Pretty Little Things, p.22Jilliane Hoffman
Just as he cracked open the drink, took a sip, and sat back up in the driver’s seat, he saw it – the quick-second flicker of light thirty yards off in the distance, coming from the target house. More like the reflection of a flicker of streetlight, he realized, bouncing off of the target’s glass side door just as it was opening. If Larry hadn’t looked up at that exact moment, he would have totally missed it. And then he would have missed the husky figure dressed in a hooded black sweatshirt and dark jeans slipping down the ficus-lined side of the house into the backyard of the neighboring duplex and disappearing out of sight.
Larry wiped the sleep and surprise from his open mouth and started up the car. Without putting his lights on, he drove around the block to 115th. He cut the engine and watched as Todd LaManna emerged from the darkness and hopped into a car parked in the lot of a two-story apartment complex. He started it up and backed out on to the street. Larry ducked as he drove past. Then he got on his radio.
‘You better not be looking for company,’ Ciro answered with a throaty growl. ‘We just got the baby back to sleep.’
‘LaManna. He’s dressed all in black, driving a black Acura, heading north on Coral Ridge toward the Sawgrass.’
‘A black Acura? Where the hell’d he get that?’
‘He either borrowed it or he stole it. That don’t matter none right now. I just don’t wanna lose him. You’re a Parkland boy, which means you’re not far away. Get your ass up and get dressed. Let’s see where this asshole’s going in such a hurry at three in the morning.’
‘Where the hell are we? Bumfuck?’ Ciro grumbled as he climbed in the front seat of Larry’s SUV. ‘Are we still in Palm Beach County? I didn’t even know Lyons Road went this far north.’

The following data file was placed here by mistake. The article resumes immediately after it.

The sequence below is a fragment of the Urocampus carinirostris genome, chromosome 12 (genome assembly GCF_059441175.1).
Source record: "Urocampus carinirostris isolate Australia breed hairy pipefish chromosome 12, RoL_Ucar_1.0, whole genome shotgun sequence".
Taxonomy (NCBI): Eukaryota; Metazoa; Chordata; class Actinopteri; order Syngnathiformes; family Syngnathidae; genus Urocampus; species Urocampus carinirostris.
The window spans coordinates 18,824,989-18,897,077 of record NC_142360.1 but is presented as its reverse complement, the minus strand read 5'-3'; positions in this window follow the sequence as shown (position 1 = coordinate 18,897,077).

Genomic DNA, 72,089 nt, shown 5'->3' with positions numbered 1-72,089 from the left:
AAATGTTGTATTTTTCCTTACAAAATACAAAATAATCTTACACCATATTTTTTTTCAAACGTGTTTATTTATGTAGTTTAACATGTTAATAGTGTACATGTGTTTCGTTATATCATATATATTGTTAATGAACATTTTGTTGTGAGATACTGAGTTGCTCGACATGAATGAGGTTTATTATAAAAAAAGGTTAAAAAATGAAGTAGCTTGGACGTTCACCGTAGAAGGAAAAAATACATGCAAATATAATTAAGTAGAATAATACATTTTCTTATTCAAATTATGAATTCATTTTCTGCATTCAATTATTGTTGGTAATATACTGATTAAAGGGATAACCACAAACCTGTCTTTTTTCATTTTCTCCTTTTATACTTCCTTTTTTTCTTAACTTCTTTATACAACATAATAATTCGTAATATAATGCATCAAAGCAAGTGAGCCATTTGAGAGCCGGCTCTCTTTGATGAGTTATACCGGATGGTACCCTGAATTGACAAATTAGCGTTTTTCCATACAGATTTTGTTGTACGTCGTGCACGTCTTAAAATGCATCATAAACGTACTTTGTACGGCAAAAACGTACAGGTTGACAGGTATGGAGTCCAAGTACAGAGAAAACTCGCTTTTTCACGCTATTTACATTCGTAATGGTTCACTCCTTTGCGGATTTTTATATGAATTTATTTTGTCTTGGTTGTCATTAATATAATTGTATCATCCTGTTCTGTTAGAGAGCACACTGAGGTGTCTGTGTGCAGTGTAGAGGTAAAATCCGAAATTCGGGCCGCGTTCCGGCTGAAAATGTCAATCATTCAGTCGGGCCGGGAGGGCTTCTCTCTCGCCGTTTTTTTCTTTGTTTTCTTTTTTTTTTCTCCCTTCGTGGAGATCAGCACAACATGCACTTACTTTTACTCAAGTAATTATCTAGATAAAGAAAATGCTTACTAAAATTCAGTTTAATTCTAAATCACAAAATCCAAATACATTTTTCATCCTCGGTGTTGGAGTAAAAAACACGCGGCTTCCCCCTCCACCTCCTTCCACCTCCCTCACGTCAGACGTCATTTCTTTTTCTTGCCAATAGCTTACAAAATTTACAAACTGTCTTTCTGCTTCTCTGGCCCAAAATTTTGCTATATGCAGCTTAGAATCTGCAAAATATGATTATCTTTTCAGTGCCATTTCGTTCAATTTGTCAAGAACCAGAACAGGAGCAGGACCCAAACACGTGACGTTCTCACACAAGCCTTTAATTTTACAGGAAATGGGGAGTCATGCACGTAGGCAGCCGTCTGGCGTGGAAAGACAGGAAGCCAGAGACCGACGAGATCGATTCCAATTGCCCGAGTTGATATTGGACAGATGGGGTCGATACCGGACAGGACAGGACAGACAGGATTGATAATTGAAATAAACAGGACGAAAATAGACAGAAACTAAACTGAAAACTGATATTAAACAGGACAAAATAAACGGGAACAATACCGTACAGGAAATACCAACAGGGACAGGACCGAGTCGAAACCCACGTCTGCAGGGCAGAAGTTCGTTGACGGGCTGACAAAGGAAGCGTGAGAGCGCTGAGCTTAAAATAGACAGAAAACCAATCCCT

‘Me neither,’ Larry replied, peering through a pair of night-vision binoculars at the back of the dark gray, two-storied building across the street. ‘He went inside seven minutes ago, through a door on the far north side. Used a key.’
‘What is this place?’ Ciro asked, looking around at the deserted parking lots and string of hulking, mainly windowless buildings.
‘Looks like a warehouse to me.’
‘No shit, Sherlock. A warehouse for what, though? You see a name?’
‘The small sign in the front said “C.B. Imports”,’ Larry replied. ‘I just checked online at the Florida Division of Corporations. President is a David Lee, agent for service is Sam Rice. That’s it. The website doesn’t tell you what kind of business it is. Can’t see nothing through the front glass door except what looks like a waiting area with a couple of chairs and some cheap paintings. I can have Dawn run it in the morning.’
‘Fuck that,’ Ciro replied. ‘I’m up. We’re here. We’re going in there tonight.’
‘That’s what I was thinking.’
‘Bobby said it,’ Ciro remarked. ‘He said it would be some remote place, big enough to hold girls without anyone knowing.’
‘Ain’t nothing out here past 441,’ Larry said, putting the binoculars down. ‘Just some horse farms and a couple of sprawling retirement communities a few miles up. The adjoining space next door is for lease. He could have God knows how many girls locked up in there somewhere. They could be screaming right now and nobody’d ever hear ’em.’
‘So what do we do now? Do we get a warrant?’
‘We don’t need one,’ Larry answered as he unclipped his Glock and pulled the slide back to make sure he had one in the chamber. ‘He could be hacking girls up in there, Ciro. He could have hostages. If we wait around for a judge to sign a fucking piece of paper, it could be too late. Exigent circumstances, my man. We find out he’s cutting dope, not girls, then we secure it and call in the State and the suits.’
Ciro nodded and looked back across the street. The Acura was parked about thirty yards from the back of the warehouse, near a green construction dumpster. Far from the door where LaManna had gone in. ‘Why the fuck did he park all the way over there?’ he asked.
‘Surveillance cameras for the glass company in the next building over, I’m thinking. He doesn’t want to be seen. He’ll go in, do his dirty work, and get out like a fucking ghost.’